Village in County Kildare, Ireland
Village in Leinster, Ireland
Castledermot (Irish: Díseart Diarmada, meaning ‘Dermot’s Hermitage’) is an inland village in the south-east of Ireland in County Kildare, about 75 km (47 mi) from Dublin, and 10 km (6.2 mi) from the town of Carlow. The N9 road from Dublin to Waterford previously passed through the village but upon completion of a motorway bypass in 2010, it was re-designated the R448.
The earliest known Irish Parliament met at Castledermot on 18 June 1264. Also, the oldest intact window in Western Europe can be found in the town, being part of the ruins of a Franciscan Monastery. The window, although large, is only stone work. St. Laurence O’Toole, (1128 – 1180) or Lorcán Ua Tuathail, was born at Castledermot.
In July 1903 the Gordon Bennett Cup passed through Castledermot.
The main bus route serving Castledermot is J.J. Kavanagh & Sons route 736 providing a limited number of daily services to Carlow, Waterford, Dublin and Dublin Airport. This service was reduced in 2015 which impacted local commuters and community members seeking to visit hospitals in Kildare and Dublin. Visitors who wish to visit Castledermot outside of the small number of services that pass through the town must alight at slip road off the M9 for Carlow and avail of a taxi service into Castledermot. South Kildare Community Transport operate a route from Castledermot to Athy twice a day each way Mondays to Fridays inclusive. Bus Éireann used to serve Castledermot more frequently, but the solitary Sunday evening journey was withdrawn in 2015. Castledermot is also served by bus route 880 operated by Kildare Local Link on behalf of the National Transport Authority. There are several buses each day including Sunday linking the town to Carlow and Naas as well as villages such as Moone in the area.
Carlow railway station is approximately 11 kilometres distant. Athy railway station is around 14 kilometres distant.
The population of the town was 887 at the time of the (January 2006) census, a 22% increase over the figure recorded in 2002. As of the 2016 census, the population of the village had grown further to 1,475 people. The settlement is growing due to its proximity to Dublin.
The River Lerr (a tributary of the larger River Barrow, the second longest river in Ireland) flows through the town.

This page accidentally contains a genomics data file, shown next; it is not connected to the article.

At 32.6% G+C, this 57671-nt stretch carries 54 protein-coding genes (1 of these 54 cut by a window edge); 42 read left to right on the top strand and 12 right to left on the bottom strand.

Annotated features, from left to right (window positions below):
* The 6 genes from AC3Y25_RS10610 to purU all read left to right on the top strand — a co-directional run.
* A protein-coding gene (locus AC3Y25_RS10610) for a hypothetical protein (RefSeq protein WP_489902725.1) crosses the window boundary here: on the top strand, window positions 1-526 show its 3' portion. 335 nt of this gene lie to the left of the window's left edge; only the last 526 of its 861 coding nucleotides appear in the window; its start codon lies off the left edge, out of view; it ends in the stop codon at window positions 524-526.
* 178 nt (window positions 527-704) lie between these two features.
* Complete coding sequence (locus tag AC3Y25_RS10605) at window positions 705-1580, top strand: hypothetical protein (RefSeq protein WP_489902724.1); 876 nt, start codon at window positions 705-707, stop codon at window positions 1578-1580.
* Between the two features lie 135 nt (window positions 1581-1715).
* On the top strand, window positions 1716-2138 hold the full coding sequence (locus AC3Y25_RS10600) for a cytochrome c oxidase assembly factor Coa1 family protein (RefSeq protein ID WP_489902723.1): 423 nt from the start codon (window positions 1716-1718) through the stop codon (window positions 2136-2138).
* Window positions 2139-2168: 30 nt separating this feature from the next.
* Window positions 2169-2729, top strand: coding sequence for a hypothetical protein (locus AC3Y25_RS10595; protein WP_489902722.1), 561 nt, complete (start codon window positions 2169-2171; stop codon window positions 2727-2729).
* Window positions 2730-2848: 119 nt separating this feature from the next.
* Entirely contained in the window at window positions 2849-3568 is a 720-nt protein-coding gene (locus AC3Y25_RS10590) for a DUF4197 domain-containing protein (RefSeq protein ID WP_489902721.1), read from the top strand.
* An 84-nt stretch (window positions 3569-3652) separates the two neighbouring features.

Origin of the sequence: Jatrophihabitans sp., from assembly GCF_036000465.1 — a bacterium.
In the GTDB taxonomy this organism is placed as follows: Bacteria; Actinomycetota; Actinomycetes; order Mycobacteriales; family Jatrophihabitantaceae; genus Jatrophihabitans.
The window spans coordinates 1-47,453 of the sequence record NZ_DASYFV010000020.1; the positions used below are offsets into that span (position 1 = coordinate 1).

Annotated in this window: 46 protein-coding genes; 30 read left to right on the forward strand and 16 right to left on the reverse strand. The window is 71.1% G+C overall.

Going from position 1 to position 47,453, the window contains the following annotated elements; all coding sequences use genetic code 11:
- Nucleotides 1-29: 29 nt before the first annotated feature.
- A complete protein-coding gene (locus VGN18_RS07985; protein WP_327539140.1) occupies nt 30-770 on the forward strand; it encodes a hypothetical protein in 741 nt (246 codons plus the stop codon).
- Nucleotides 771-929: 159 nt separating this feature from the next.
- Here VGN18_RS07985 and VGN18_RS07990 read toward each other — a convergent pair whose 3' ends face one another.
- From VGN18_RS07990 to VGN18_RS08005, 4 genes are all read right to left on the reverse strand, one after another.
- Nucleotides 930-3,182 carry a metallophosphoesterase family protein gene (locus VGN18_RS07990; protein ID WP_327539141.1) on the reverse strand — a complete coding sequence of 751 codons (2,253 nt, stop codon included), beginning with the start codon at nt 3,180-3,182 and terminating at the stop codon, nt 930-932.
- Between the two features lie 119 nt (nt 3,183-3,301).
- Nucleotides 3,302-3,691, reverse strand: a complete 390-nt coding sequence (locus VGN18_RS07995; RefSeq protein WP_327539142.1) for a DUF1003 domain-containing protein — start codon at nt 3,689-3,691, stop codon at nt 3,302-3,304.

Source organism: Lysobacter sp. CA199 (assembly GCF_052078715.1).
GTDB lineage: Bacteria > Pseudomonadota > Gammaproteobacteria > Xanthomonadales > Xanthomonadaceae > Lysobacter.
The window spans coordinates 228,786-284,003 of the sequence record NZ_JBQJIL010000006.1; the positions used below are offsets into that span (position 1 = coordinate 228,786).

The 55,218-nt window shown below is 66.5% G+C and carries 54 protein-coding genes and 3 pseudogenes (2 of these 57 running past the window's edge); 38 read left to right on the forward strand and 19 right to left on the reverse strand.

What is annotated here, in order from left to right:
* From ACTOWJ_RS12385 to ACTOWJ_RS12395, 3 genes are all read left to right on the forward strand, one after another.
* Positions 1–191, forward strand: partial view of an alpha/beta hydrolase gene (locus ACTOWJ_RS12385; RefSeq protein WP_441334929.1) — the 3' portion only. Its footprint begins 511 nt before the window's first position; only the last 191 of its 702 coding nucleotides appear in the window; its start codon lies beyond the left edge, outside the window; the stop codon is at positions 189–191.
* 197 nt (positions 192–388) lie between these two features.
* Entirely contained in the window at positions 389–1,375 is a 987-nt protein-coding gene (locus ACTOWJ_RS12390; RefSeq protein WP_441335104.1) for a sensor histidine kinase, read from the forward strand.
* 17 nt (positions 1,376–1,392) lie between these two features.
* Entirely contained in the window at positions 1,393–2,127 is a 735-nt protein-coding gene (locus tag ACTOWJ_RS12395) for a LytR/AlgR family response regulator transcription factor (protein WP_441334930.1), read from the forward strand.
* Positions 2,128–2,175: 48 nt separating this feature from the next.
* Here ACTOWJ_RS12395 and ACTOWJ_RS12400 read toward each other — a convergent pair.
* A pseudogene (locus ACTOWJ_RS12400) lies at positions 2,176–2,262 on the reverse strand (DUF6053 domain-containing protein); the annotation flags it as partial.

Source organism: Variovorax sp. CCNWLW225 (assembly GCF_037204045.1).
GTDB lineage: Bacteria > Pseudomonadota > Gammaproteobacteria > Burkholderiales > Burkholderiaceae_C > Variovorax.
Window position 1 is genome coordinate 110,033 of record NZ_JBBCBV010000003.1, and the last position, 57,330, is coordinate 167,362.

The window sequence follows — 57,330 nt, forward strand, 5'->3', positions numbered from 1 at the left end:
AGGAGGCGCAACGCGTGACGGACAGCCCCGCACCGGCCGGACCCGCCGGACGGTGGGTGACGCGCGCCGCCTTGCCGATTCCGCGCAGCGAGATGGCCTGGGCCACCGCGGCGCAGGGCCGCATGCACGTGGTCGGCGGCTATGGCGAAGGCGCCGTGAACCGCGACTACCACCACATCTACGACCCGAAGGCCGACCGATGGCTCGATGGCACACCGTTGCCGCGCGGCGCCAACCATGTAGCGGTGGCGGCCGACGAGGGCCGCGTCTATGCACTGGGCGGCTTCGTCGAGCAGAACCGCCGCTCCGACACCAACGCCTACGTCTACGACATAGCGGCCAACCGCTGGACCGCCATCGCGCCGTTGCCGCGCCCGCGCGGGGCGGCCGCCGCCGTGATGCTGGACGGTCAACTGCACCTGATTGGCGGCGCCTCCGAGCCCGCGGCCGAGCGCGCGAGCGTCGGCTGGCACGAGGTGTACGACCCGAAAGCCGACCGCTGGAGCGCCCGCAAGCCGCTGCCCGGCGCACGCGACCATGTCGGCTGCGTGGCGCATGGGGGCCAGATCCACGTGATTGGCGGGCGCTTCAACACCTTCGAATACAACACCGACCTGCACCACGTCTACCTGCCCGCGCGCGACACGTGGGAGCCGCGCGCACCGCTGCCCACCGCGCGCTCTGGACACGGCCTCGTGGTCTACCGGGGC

In the town there are various remains including Castledermot Round Tower, Saint John’s Tower and two well-preserved granite high crosses and the ruins of Castledermot Abbey, a Franciscan friary. 5 km (3.1 mi) away is Kilkea Castle, once the residence of the Duke of Leinster, but now a hotel and health farm. The castle was built by the English Norman Hugh de Lacy in 1180, and later passed to the Fitzgeralds. Gerald FitzGerald, 11th Earl of Kildare, is said to have practised magic in Kilkea Castle which earned him the nickname “the Wizard Earl”.
There are two schools in the town. The national school, Scoil Diarmada, is on the Athy road out of Castledermot and was opened in January 2009. It has two floors, and an elevator for easier access for disabled people. The secondary school, Colaiste Lorcain, is located on the main street.
Sporting organisations in Castledermot include the local GAA team, Castledermot GAA (which has men’s and women’s teams), and plays Gaelic football and hurling. There are also local Gaelic handball, basketball, soccer and cricket teams.
Castle Villa, whose grounds are at Mullarney Park, are one of the most successful soccer teams in Leinster. Two of the club’s most successful teams of the past were the 1979 team which won the Counties Cup and the Sheeran Cup winners of 1984. More recently, the club was crowned Lumsden League Cup Champions in 2016 and have been Kildare Senior League champions on several occasions.
Media related to Castledermot at Wikimedia Commons